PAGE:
I think most people feel corporate recruiters are always an impartial bunch whose sole purpose is to fill open jobs as quickly as possible with the best qualified candidates. As a former corporate recruiter, this is the principle I lived by. In speaking to people in the job market I am hearing troubling stories of corporate recruiters who may not be living up to this. This is particularly disconcerting in this market when you are fighting enough battles to get a job, the last thing you want is to think a recruiter isn't acting on your behalf. You want the recruiter to be your biggest internal advocate. Be assured that most of the time they are, but you need to create a strategy to deal with uncooperative corporate recruiters.
First, we need to understand why this sometimes occurs, because to most people it seems counter intuitive.
Unlike their counterparts (or some may refer to as their "evil twin" :-)), the agency recruiter who is very much commission based, the corporate recruiter is primarily paid salary with maybe some bonus tied to personal hiring goals and overall group/company performance. There are some places that in fact do pay bonuses per hire. This may be one instance where you may see some below board recruiter behavior. If you got referred for a job by an employee, many times the company won't pay that "per-hire" bonus to the recruiter and the less than ethical recruiter will give preference in "advocating" for someone they sourced instead.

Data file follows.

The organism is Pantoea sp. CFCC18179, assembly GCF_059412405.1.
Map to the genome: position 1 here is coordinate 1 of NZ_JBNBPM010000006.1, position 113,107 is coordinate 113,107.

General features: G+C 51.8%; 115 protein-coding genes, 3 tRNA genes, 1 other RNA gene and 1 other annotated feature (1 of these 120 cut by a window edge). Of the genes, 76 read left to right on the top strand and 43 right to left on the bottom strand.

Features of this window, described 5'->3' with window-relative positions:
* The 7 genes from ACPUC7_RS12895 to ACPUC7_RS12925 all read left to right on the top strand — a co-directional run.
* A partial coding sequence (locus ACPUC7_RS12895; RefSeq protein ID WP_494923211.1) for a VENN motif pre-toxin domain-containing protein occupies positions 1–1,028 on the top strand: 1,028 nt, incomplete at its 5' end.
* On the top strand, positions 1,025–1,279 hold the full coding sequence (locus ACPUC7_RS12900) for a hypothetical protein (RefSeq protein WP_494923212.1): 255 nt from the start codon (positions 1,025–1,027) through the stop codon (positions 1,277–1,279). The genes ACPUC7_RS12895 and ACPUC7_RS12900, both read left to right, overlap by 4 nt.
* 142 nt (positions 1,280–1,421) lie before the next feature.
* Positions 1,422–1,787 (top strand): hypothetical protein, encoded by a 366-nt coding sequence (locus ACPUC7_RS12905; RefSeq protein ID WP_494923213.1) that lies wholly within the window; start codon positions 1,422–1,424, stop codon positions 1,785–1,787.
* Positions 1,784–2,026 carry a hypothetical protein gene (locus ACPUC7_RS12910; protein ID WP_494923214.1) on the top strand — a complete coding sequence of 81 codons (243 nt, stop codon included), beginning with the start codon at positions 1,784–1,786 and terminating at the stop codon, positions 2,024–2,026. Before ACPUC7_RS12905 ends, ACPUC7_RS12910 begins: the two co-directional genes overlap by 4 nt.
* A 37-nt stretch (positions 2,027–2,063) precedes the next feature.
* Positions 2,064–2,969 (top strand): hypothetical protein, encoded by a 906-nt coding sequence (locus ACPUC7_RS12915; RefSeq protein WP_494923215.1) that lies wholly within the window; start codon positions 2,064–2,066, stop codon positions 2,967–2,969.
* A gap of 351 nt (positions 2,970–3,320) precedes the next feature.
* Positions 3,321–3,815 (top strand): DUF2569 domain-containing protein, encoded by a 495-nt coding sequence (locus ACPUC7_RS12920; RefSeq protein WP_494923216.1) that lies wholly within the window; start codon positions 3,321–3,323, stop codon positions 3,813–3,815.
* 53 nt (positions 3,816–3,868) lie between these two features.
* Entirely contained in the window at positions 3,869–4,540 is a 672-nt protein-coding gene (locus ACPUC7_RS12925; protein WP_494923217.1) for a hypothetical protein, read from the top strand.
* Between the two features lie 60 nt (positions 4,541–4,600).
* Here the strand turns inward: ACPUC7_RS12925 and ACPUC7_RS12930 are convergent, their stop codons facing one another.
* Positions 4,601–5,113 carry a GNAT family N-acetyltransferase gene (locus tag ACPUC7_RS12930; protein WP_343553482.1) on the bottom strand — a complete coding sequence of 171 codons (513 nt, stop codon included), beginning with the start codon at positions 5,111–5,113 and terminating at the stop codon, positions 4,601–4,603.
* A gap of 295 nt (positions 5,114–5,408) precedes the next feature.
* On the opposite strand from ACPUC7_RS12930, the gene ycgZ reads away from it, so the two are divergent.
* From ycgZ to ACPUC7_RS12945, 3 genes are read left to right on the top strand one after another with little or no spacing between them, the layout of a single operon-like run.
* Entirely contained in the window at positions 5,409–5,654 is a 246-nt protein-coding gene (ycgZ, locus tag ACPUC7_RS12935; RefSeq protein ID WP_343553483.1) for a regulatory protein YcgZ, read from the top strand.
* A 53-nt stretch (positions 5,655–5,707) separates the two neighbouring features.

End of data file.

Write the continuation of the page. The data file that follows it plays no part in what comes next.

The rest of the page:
Another instance is a twisted form of job security. If they are an internal recruiter on the payroll or even a contractor and see there is only a finite amount of hiring the company will be doing, they will sometimes slow the recruiting down to avoid being fully staffed. What do you do with a recruiter when you have no job openings?
One other potential reason may not be because of a lack of ethics but more a soured relationship between the recruiter and candidate. Was there something you may have said or how you treated them to make them turn on you? Did you treat them like an obstacle to getting to the hiring manager and in for interviews or as a true partner? Did you marginalize their importance? Did you circumvent them in the process, contacting the hiring manager, and make them look like they weren't doing their job? Were you constantly calling or displaying stalker-like behavior? All these things can turn off a recruiter. And these are legitimate reasons for them to possibly lose interest in you because they speak to your character, ethics, business savvy. Think about if that may have happened.
So we spoke about symptoms, next post we'll talk about remedies.
Bill Meirs is the Managing Principal with the Church & Palfrey Group, a search firm specializing in Technology and Sales Searches. Bill has 11+ years experience in corporate and agency environments. He frequently consults companies and individuals in the areas of talent acquisition, recruitment process improvement, recruitment advertising and branding, resume writing, and salary negotiation.